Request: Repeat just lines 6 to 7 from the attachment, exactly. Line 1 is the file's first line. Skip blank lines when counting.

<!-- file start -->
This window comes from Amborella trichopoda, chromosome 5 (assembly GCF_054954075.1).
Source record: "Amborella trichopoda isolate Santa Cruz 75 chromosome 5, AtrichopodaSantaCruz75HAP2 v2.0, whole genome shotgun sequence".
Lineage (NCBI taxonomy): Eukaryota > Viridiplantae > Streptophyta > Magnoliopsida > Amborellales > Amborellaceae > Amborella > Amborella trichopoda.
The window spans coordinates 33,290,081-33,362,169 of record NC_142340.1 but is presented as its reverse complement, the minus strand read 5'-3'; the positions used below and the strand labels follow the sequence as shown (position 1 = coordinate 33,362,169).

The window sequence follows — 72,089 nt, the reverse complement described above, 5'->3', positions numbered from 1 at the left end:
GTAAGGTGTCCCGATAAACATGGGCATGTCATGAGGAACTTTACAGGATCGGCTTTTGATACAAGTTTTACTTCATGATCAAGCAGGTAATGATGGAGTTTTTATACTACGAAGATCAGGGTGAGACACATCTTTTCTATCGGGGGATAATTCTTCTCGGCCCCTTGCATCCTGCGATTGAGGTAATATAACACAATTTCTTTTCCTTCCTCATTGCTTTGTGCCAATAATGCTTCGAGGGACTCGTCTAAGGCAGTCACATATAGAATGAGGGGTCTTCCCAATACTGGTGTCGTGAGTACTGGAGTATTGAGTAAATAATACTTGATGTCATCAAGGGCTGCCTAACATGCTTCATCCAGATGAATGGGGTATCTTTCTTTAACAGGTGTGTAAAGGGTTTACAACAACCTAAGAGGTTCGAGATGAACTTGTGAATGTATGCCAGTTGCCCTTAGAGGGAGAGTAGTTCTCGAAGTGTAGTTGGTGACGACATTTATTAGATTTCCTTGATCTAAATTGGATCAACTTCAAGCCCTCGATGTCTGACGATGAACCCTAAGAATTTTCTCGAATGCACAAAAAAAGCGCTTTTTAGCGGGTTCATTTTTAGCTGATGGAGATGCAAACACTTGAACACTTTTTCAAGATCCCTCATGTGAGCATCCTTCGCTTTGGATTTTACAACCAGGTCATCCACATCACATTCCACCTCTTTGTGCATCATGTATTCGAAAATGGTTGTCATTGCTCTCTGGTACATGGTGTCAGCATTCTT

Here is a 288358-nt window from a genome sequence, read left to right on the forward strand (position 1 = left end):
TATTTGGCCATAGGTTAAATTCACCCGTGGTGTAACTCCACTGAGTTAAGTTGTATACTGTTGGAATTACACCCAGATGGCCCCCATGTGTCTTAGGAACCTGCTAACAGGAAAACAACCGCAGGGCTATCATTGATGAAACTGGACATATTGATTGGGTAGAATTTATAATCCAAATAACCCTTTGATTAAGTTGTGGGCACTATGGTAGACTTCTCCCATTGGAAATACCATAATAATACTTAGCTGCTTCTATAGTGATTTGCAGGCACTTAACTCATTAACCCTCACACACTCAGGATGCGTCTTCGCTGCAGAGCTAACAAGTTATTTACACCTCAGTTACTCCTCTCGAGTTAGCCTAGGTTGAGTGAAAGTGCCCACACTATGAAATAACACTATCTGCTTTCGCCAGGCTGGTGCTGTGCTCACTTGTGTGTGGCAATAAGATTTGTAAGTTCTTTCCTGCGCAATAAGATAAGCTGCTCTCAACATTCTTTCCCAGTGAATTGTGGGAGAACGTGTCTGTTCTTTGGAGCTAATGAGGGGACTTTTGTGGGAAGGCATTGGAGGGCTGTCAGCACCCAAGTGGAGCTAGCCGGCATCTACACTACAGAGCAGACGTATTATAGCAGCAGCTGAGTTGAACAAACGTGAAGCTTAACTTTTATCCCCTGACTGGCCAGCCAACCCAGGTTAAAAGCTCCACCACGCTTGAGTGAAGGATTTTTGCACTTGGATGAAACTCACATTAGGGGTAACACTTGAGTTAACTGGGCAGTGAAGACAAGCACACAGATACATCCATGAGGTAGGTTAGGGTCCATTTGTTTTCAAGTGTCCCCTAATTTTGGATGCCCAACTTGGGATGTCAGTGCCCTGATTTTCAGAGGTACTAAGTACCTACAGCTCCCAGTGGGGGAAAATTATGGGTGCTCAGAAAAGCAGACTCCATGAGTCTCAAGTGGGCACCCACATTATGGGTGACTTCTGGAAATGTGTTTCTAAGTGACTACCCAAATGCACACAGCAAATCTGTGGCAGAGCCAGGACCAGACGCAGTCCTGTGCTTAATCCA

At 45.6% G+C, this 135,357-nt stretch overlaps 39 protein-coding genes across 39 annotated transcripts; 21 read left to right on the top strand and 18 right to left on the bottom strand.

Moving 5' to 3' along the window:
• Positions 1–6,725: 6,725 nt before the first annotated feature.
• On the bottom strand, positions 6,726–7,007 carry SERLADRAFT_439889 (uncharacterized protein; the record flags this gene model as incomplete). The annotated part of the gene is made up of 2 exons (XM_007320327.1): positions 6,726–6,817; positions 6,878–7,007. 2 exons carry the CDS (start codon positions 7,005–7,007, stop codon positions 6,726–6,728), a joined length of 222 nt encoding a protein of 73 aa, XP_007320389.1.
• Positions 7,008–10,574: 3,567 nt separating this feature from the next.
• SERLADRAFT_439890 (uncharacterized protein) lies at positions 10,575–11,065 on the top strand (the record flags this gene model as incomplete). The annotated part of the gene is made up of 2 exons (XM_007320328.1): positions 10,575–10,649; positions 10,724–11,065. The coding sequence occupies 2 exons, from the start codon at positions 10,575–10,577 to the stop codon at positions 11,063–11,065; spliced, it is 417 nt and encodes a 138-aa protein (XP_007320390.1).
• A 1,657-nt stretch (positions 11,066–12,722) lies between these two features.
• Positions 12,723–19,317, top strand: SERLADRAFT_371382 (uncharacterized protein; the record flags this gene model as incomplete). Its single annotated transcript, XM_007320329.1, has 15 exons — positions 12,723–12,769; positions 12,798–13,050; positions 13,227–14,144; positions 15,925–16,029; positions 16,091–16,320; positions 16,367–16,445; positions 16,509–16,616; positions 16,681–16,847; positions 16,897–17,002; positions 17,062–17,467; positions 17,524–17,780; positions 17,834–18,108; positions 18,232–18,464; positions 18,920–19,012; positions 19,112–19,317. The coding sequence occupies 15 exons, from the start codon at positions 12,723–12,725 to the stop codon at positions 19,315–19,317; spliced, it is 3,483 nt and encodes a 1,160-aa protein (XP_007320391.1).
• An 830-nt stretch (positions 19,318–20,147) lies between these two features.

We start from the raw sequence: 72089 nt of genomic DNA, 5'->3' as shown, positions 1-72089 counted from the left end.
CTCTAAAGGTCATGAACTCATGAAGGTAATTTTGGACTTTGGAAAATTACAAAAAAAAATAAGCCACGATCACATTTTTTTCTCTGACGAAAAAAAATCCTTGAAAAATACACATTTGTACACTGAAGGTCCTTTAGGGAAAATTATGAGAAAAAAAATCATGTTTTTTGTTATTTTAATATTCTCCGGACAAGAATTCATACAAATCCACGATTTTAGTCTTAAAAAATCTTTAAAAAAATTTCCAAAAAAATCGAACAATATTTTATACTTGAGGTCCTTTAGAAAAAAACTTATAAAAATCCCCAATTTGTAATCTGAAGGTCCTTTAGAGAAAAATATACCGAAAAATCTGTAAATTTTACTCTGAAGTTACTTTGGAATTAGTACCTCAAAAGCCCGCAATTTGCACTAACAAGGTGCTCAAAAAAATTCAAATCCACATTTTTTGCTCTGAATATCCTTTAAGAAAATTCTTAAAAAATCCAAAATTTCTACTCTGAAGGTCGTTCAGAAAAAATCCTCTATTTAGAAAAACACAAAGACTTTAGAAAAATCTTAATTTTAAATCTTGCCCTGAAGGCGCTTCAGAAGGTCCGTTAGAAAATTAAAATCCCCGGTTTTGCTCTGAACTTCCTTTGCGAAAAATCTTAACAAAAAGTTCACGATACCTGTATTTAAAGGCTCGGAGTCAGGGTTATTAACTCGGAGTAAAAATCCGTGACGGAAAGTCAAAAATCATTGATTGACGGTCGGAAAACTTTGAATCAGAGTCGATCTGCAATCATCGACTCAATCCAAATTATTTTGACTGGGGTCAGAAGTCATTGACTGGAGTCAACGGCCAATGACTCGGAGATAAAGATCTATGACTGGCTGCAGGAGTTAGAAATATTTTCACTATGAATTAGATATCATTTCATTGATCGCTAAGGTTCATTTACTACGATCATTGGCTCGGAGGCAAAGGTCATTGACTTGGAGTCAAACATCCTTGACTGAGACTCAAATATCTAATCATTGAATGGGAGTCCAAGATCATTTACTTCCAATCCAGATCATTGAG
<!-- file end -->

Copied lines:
GTAAGGTGTCCCGATAAACATGGGCATGTCATGAGGAACTTTACAGGATCGGCTTTTGATACAAGTTTTACTTCATGATCAAGCAGGTAATGATGGAGTTTTTATACTACGAAGATCAGGGTGAGACACATCTTTTCTATCGGGGGATAATTCTTCTCGGCCCCTTGCATCCTGCGATTGAGGTAATATAACACAATTTCTTTTCCTTCCTCATTGCTTTGTGCCAATAATGCTTCGAGGGACTCGTCTAAGGCAGTCACATATAGAATGAGGGGTCTTCCCAATACTGGTGTCGTGAGTACTGGAGTATTGAGTAAATAATACTTGATGTCATCAAGGGCTGCCTAACATGCTTCATCCAGATGAATGGGGTATCTTTCTTTAACAGGTGTGTAAAGGGTTTACAACAACCTAAGAGGTTCGAGATGAACTTGTGAATGTATGCCAGTTGCCCTTAGAGGGAGAGTAGTTCTCGAAGTGTAGTTGGTGACGACATTTATTAGATTTCCTTGATCTAAATTGGATCAACTTCAAGCCCTCGATGTCTGACGATGAACCCTAAGAATTTTCTCGAATGCACAAAAAAAGCGCTTTTTAGCGGGTTCATTTTTAGCTGATGGAGATGCAAACACTTGAACACTTTTTCAAGATCCCTCATGTGAGCATCCTTCGCTTTGGATTTTACAACCAGGTCATCCACATCACATTCCACCTCTTTGTGCATCATGTATTCGAAAATGGTTGTCATTGCTCTCTGGTACATGGTGTCAGCATTCTT

Here is a 288358-nt window from a genome sequence, read left to right on the forward strand (position 1 = left end):